Women have been making their mark in formerly male-dominated careers over the last few years, although engineering has remained one field where they are underrepresented.
A recent report from the Congressional Joint Economic Committee found that female engineers represent only about 14 percent of the engineering workforce.
Goldieblox, a toy company aiming to inspire the next generation of female engineers, is working to change that statistic. The start-up attracted a lot of attention at the end of 2013 with a viral ad depicting young girls building instead of playing with dolls. The company made Super Bowl history, becoming the first small business to have a commercial air during the game after winning a contest run by Intuit.
The ad has sparked a larger conversation that has resonated with parents like Heather Devaughn. She sends her five-year-old daughter Allison to BASIS Tucson, a charter school known for its rigorous curriculum and hands on programs.
“The major difference with BASIS is the style of teaching, they hire content experts to teach their classes and that keeps the kids engaged,” Devaughn said.
Devaughn said she sees major changes with her young daughter, who has a growing interest in math and science. She noticed Allison has been interested in playing with different toys.
“She likes anything lego type where she is building or constructing something, she doesn’t do dolls,” Devaughn said.
According to a study published in the October 2013 issue of the American Educational Research Journal, research shows the earlier children are exposed to science, technology, engineering or mathematics (STEM), the more likely they are to go into those fields as adults.
Dr. Mary Poulton, Head of the UA Department of Mining and Geological Engineering got hooked on science early, and it was reflected through the toys she chose to play with as a child.
“I always had blocks and tools to take things apart with, so I had a preparation to go into Engineering,” Poulton said.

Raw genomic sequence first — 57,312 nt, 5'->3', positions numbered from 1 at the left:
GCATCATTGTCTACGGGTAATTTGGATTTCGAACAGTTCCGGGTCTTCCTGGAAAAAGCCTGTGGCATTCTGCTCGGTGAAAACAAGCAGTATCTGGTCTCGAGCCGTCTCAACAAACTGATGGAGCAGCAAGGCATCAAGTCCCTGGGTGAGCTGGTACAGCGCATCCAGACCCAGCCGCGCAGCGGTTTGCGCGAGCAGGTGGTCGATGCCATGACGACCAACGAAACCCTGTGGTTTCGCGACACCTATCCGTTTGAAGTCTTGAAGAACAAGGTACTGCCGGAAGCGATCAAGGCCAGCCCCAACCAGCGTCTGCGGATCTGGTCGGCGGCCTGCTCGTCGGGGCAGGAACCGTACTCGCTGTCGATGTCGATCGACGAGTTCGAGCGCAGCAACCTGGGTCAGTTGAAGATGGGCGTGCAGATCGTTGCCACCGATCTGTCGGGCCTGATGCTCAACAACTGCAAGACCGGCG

Poulton, the first and only woman in her department, said gender roles in toys have to go.
“I think it does a disservice to both girls and boys to have that gender identity in toys at such a young age. The more that you can expose young girls to same sorts of toys that give you a sense of the physical world, the better,” Poulton said.
Sandra Gonzalez, a UA Biomedical Engineering Senior, said she rarely played with classic toys designed for young girls.
“I would definitely say that I loved legos, just that fact that you could build something,” Gonzalez said.
According to Gonzalez, about half of the students that work in her Contrast Agents Molecular Engineering Lab are women.
“I have noticed that, especially in the biological sciences not so much the engineering, it’s become very much female dominated,” Gonzalez said.
Gonzalez said having female role models has helped her throughout her time at the University of Arizona. Recently, Gonzalez was accepted to Georgia Tech for graduate school, a top ranked university for biomedical engineering. She said she couldn’t have done it without her mentors, and now she’s focusing on giving back.
“I really like talking to students especially younger students who don’t know a lot about research and science because I know that I didn’t and if it wasn’t for those people that helped me, I wouldn’t be where I am now.”